But manufacturing issues have hampered Novavax’s effort and sidelined its would-be U.S. vaccinemaking facilities. In addition, the company struggled mightily to show it could make the vaccine consistently. If authorized in the United States, the product will initially be manufactured, as all Novavax vaccine currently is, by the Serum Institute of India, one of the world’s largest vaccine manufacturers.

Myocarditis concerns may also dog the vaccine. The data revealed on 3 June by FDA described five cases of myocarditis that occurred in people in the vaccine arms of the Novavax clinical trials in the United States and the United Kingdom. Four occurred within 20 days of vaccination, a time frame during which there were no cases in the placebo arm. Three cases were in men ages 16 to 20. Young men have had the highest rates of myocarditis or pericarditis after receiving mRNA vaccines. “These events raise the concern for a causal association with this vaccine, similar to the association documented with mRNA COVID-19 vaccines,” FDA wrote.

Novavax countered that collectively across all of its clinical trials, the risk of myocarditis and pericarditis was not significantly different in the vaccine group (0.007%) and in the placebo groups (0.005%). “We believe that the totality of the clinical evidence here is not enough to establish an overall causal relationship with the vaccine,” Denny Kim, Novavax’s chief safety officer, told the FDA advisers.

But Paul Offit, a committee member and infectious disease physician at the Children’s Hospital of Philadelphia, told today’s meeting that the “handful of cases of myocarditis [that] occurred within 3 or 4 days of receiving the second dose of vaccine in young men is consistent with what was seen with the mRNA-induced myocarditis. So I think that is likely a cause and not a coincidental association.” 

The law governing emergency use authorizations (EUAs) by FDA requires that there is no “adequate, approved and available alternative” to a product. One advisory committee member asked Peter Marks, FDA’s top vaccine official, why the Novavax vaccine meets that requirement given that three other vaccines are already available to people in the United States.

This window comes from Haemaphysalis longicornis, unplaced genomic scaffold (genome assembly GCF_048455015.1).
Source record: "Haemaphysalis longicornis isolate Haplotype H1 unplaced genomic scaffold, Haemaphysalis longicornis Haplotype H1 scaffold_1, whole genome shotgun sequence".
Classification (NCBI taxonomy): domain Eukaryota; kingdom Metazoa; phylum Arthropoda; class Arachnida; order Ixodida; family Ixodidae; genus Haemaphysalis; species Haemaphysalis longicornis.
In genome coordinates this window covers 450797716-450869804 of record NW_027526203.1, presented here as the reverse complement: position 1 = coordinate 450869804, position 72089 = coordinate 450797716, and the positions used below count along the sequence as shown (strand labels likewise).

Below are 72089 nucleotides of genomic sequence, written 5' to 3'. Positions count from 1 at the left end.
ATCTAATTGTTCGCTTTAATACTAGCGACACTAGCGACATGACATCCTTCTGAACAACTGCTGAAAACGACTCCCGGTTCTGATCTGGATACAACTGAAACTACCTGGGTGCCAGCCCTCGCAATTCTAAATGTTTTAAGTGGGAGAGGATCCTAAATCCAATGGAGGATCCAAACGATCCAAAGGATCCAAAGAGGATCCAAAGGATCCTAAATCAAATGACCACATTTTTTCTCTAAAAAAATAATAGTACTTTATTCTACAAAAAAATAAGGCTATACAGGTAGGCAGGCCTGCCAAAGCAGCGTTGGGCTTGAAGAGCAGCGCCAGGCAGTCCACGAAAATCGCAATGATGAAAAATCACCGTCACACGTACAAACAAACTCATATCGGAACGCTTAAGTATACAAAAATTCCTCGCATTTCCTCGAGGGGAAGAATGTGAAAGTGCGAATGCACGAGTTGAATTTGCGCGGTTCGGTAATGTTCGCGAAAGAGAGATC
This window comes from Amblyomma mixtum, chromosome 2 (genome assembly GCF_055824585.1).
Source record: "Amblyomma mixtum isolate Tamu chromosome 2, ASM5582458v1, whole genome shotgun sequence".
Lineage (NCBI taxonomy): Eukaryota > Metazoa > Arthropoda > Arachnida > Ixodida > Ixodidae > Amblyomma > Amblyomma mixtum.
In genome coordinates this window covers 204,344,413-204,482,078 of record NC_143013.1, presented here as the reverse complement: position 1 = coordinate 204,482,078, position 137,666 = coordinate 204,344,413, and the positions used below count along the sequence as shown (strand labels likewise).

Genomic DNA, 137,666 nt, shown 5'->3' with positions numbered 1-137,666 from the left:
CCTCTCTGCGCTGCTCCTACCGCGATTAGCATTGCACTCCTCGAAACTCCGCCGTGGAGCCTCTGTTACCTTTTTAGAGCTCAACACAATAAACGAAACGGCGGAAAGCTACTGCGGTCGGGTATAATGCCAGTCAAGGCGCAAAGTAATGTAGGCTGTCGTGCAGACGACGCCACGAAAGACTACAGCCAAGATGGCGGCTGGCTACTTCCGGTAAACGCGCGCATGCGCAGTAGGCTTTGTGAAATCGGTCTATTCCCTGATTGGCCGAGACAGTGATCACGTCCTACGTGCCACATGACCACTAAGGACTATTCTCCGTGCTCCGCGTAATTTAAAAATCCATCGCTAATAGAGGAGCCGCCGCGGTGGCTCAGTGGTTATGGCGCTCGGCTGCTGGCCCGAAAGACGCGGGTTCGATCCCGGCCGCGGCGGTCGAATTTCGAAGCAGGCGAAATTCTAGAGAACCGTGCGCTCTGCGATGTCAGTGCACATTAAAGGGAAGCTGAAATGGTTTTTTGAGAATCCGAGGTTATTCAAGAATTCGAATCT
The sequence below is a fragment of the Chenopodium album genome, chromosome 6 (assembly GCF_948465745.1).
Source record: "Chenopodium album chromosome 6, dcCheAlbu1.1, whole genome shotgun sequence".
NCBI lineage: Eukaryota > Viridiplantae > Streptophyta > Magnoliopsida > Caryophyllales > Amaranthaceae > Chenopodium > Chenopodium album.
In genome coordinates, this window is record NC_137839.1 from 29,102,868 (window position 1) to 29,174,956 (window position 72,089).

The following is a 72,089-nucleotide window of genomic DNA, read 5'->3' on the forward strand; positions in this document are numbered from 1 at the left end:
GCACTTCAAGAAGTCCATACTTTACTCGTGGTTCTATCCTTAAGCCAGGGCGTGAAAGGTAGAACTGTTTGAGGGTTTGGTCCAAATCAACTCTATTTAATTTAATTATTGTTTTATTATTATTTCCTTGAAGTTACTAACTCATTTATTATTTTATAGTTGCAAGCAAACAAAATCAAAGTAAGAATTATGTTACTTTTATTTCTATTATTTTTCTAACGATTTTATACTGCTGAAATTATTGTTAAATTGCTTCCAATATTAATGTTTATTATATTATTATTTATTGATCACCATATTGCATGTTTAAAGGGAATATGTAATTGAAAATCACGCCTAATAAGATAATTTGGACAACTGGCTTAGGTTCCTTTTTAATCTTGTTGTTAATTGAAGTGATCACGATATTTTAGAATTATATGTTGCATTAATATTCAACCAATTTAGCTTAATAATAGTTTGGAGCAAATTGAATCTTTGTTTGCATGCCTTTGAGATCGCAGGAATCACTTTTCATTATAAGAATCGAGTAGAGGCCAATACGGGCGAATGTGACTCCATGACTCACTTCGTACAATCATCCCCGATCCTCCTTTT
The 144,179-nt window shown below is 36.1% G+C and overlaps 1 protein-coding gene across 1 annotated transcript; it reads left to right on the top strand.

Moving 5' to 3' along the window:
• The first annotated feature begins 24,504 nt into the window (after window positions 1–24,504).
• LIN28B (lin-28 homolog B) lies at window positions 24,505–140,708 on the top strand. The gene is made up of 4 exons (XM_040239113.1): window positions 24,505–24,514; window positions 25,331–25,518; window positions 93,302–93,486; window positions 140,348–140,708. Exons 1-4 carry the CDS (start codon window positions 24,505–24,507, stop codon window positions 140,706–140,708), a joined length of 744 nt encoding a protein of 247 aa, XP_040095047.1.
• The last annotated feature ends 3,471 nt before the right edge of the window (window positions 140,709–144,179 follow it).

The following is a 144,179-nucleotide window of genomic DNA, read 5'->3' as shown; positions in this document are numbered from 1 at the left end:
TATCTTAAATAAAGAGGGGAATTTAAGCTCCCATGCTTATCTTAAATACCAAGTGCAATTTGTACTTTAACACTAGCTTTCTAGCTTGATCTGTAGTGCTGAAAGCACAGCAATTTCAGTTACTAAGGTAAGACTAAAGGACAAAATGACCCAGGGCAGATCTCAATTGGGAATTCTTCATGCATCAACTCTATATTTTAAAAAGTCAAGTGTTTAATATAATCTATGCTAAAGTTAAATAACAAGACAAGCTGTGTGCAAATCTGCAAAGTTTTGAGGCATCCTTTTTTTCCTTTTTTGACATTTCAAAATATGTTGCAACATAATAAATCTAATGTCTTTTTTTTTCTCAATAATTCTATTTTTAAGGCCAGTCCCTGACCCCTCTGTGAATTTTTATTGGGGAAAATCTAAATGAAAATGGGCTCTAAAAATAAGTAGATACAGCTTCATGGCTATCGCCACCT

“Having a protein-based alternative may be more comfortable for some in terms of their acceptance of vaccines,” Marks replied, noting that the law “allows us some leeway” to address unmet needs. “Anything we can do to get people … to be able to accept these potentially lifesaving medical products is something that we feel we are compelled to do.”

Some committee members raised eyebrows at the suggestion that the Novavax vaccine would win over a substantial number of the 27 million unvaccinated Americans with its familiar technology.

“I’m very skeptical that vaccine-hesitant people will elect to get this vaccine,” said committee member Jay Portnoy, an allergist and immunologist at Children’s Mercy Hospital. “Their hesitancy is more ideological than technological.”

But a parade of public speakers at the meeting mostly urged the committee to authorize the vaccine. “We need to … provide options to reduce excuses,” Martha Dawson, president of the National Black Nurses Association, told the advisers. “It could be the next thing that saves your life or your loved one’s life.”

When FDA’s advisers gave a green light to the Moderna and Pfizer vaccines in late 2020, the agency acted quickly to issue EUAs for those vaccines. But the Novavax process may not move so speedily: FDA says it needs additional manufacturing and product information before an EUA can be issued. The U.S. Centers for Disease Control and Prevention’s Advisory Committee on Immunization Practices would also need to make a recommendation for who should receive the vaccine, and that committee has not yet scheduled a meeting.